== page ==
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Re: Back to the Future
antedeluvian   9/23/2013 8:33:56 PM

I don't discount your argument, but I don't think it will be an easy transition.

I wonder how far all the software has come from its Unix roots and how easy it will be going back. I remember those workstations and their price back then was certainly way beyond any personal or small enterprise development. And weren't most of them linked to a central server? And how compatible was each piece of software across the different workstations?

I do hope you're right that the gaming market would drive the cost of hardware down and force standardization.

As long as the market holds up for 5 or 6 years- then I can retire in peace.

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Re: Windows 8
antedeluvian   9/23/2013 8:18:57 PM
Hi David

Apparently  there are ways of making it look more like the older Windows. 

Windows 8.1 is supposed to address some of this, but from what I have read, it is little more than "window" dressing! When it does become available I will upgrade, but I still don't think it will work for development.

There seems to be a strong trend to use tablets as interfaces now, so I guess Android and IOS programming skills are going to be needed more and more...

I agree with you but the development is still done on a PC. I recently developed an Android application, the result of which is described here (I have mentioned it before). I had considereable difficulty in creating the Android side of the interface and I documented it in detail on Microcontroller Central in 5 or 6 blogs. Unfortunately EE Times is still trying to figure out what to do with the archives, so you will just have to take my disappointment as a given. I would hate to think the difficulty anyone would face in trying to write a compiler/emulator or suchlike to run under Android.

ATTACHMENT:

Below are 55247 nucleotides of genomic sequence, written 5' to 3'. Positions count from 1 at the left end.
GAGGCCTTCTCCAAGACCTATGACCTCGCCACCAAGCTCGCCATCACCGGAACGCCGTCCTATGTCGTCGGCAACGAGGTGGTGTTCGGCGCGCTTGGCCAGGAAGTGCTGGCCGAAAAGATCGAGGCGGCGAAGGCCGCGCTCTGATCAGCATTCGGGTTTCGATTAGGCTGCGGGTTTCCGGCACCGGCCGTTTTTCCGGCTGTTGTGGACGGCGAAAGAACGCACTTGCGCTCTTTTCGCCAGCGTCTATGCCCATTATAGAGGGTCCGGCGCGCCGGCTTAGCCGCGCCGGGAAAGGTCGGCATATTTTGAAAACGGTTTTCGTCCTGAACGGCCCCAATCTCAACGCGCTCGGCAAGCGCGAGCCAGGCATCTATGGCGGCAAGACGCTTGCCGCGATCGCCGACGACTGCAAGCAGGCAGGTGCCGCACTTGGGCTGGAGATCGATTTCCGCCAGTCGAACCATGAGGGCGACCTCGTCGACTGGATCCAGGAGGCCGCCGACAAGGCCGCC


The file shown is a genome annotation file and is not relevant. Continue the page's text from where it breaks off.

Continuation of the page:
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Back to the Future
betajet   9/23/2013 8:17:42 PM
I just see us going back to Unix (now GNU/Linux) workstations.  Even if Microsoft abandons the desktop market, there are enough "gamers" out there who want the fastest machine to keep prices low for those of us who use computers for Serious Work.  Unix-based design software is nothing new: when I got started working professionally most ran on Sun or Apollo or proprietary "workstations".  In fact, I believe Xilinx software was first available on Unix workstations and they later added MS-DOS versions, which could only be used for small designs.  Most Xilinx tools are command-line and never forgot their Unix roots, so porting Xilinx to GNU/Linux must not have been hard to do.

David Ashton
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Windows 8
David Ashton   9/23/2013 7:48:01 PM
Hi Aubrey

Interesting questions, Afraid I can't answer them as I have not had the pleasure of working with Win 8 yet.  Apparently  there are ways of making it look more like the older Windows.  I get the feeling MS will come short with this "One size fits all" approach, but time will tell.

I worked on an Osborne 1 once - got one printing for a friend who couldn't make it work.  Also on some of the old Amstrad CP/M machines.   Also have fond memories of the Compaq Portable II, a similar "luggable" MS-DOS machine with a hard disk in it!  You look at the latest notebooks and tablets and it's amazing how far we have come.

There seems to be a strong trend to use tablets as interfaces now, so I guess Android and IOS programming skills are going to be needed more and more...




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As data rates begin to move beyond 25 Gbps channels, new problems arise. Getting to 50 Gbps channels might not be possible with the traditional NRZ (2-level) signaling. PAM4 lets data rates double with only a small increase in channel bandwidth by sending two bits per symbol. But, it brings new measurement and analysis problems. Signal integrity sage Ransom Stephens will explain how PAM4 differs from NRZ and what to expect in design, measurement, and signal analysis.

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